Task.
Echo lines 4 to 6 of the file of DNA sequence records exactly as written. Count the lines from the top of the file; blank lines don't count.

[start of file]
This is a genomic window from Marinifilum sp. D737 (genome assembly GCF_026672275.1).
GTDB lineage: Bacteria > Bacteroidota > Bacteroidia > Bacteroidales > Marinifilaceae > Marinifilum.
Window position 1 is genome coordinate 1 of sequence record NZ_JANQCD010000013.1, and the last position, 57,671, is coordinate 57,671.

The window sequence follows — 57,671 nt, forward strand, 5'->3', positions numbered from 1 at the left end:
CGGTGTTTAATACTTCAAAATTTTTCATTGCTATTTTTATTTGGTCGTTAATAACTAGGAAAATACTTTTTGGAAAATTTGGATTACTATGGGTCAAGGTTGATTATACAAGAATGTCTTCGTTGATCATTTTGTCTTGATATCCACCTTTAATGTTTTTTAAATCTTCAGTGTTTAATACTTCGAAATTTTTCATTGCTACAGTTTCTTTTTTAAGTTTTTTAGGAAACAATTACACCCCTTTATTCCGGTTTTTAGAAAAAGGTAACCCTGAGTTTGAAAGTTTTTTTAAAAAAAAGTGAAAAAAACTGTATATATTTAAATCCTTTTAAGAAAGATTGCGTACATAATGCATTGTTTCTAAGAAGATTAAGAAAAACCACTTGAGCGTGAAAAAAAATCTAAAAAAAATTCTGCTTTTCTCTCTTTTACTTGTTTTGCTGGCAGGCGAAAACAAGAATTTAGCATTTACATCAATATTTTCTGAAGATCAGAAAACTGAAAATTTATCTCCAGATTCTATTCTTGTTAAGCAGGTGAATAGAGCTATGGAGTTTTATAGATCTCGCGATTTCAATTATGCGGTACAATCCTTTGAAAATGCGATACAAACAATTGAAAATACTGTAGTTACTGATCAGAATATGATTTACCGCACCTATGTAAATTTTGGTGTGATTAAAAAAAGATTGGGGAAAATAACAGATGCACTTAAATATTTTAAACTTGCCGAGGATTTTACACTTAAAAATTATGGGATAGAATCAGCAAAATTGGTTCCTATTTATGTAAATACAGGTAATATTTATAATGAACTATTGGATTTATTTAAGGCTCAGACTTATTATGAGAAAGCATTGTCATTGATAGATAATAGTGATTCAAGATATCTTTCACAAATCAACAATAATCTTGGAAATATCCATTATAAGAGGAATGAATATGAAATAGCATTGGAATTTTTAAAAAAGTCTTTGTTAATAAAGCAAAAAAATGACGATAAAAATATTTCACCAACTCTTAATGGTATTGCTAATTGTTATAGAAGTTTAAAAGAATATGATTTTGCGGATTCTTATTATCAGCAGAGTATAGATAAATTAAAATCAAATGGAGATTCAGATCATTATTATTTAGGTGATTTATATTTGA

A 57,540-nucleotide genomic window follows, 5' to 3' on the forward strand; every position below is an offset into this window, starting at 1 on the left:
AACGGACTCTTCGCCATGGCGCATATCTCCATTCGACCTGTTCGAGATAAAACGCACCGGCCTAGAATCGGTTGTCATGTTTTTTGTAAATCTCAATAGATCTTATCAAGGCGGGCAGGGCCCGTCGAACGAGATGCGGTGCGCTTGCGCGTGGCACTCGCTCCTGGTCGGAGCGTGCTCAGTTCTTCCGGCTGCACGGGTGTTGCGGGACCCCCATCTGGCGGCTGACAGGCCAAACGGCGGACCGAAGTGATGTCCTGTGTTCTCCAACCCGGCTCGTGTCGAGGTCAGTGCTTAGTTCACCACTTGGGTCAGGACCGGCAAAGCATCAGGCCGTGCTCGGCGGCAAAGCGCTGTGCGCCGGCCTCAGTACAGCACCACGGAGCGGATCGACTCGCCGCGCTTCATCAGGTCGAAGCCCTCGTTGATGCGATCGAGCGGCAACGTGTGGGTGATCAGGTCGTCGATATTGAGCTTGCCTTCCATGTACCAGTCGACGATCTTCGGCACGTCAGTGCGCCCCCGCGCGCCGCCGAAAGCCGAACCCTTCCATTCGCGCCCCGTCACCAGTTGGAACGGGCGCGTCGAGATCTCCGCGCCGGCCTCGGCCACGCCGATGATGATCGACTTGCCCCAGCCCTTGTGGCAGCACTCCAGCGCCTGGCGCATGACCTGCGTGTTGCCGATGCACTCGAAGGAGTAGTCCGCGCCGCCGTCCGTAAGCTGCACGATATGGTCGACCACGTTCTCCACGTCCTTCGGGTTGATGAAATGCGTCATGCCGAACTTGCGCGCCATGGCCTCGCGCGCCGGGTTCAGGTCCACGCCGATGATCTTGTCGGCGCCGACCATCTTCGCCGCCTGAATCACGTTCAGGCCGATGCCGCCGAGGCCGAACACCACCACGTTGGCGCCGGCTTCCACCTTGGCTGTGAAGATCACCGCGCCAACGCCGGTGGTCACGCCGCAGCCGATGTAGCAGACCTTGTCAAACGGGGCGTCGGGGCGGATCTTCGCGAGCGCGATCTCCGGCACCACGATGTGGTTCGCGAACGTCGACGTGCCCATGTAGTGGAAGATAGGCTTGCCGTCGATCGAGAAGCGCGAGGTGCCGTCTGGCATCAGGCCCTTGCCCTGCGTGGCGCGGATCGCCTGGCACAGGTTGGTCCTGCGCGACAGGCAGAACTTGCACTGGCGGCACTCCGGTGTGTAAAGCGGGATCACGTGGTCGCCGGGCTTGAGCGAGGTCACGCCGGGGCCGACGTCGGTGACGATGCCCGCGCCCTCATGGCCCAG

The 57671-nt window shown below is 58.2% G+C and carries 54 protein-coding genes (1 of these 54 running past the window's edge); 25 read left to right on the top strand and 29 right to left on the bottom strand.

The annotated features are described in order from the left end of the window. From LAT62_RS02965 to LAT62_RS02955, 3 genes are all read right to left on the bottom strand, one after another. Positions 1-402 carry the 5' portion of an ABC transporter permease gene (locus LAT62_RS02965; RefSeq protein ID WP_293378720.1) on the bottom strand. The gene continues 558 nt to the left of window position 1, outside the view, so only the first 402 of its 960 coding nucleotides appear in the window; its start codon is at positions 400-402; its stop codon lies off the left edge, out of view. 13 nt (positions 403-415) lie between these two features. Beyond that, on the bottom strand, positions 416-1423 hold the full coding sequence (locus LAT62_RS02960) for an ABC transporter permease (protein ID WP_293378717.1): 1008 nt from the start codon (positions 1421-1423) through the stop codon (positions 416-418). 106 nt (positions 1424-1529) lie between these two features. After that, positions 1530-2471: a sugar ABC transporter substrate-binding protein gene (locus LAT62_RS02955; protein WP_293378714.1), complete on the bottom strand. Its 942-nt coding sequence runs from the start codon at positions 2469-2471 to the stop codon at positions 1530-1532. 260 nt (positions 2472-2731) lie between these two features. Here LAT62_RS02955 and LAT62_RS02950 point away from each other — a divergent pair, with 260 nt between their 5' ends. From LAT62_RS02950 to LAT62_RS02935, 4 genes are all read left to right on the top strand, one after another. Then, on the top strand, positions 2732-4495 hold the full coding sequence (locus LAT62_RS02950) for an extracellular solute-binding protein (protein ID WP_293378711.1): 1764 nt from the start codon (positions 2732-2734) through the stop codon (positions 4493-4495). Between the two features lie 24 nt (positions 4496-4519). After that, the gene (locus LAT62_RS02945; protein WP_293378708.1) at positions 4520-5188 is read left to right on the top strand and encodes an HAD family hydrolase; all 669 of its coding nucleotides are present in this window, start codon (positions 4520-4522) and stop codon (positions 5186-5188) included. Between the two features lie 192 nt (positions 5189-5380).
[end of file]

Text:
The window sequence follows — 57,671 nt, forward strand, 5'->3', positions numbered from 1 at the left end:
CGGTGTTTAATACTTCAAAATTTTTCATTGCTATTTTTATTTGGTCGTTAATAACTAGGAAAATACTTTTTGGAAAATTTGGATTACTATGGGTCAAGGTTGATTATACAAGAATGTCTTCGTTGATCATTTTGTCTTGATATCCACCTTTAATGTTTTTTAAATCTTCAGTGTTTAATACTTCGAAATTTTTCATTGCTACAGTTTCTTTTTTAAGTTTTTTAGGAAACAATTACACCCCTTTATTCCGGTTTTTAGAAAAAGGTAACCCTGAGTTTGAAAGTTTTTTTAAAAAAAAGTGAAAAAAACTGTATATATTTAAATCCTTTTAAGAAAGATTGCGTACATAATGCATTGTTTCTAAGAAGATTAAGAAAAACCACTTGAGCGTGAAAAAAAATCTAAAAAAAATTCTGCTTTTCTCTCTTTTACTTGTTTTGCTGGCAGGCGAAAACAAGAATTTAGCATTTACATCAATATTTTCTGAAGATCAGAAAACTGAAAATTTATCTCCAGATTCTATTCTTGTTAAGCAGGTGAATAGAGCTATGGAGTTTTATAGATCTCGCGATTTCAATTATGCGGTACAATCCTTTGAAAATGCGATACAAACAATTGAAAATACTGTAGTTACTGATCAGAATATGATTTACCGCACCTATGTAAATTTTGGTGTGATTAAAAAAAGATTGGGGAAAATAACAGATGCACTTAAATATTTTAAACTTGCCGAGGATTTTACACTTAAAAATTATGGGATAGAATCAGCAAAATTGGTTCCTATTTATGTAAATACAGGTAATATTTATAATGAACTATTGGATTTATTTAAGGCTCAGACTTATTATGAGAAAGCATTGTCATTGATAGATAATAGTGATTCAAGATATCTTTCACAAATCAACAATAATCTTGGAAATATCCATTATAAGAGGAATGAATATGAAATAGCATTGGAATTTTTAAAAAAGTCTTTGTTAATAAAGCAAAAAAATGACGATAAAAATATTTCACCAACTCTTAATGGTATTGCTAATTGTTATAGAAGTTTAAAAGAATATGATTTTGCGGATTCTTATTATCAGCAGAGTATAGATAAATTAAAATCAAATGGAGATTCAGATCATTATTATTTAGGTGATTTATATTTGA

A 57,540-nucleotide genomic window follows, 5' to 3' on the forward strand; every position below is an offset into this window, starting at 1 on the left: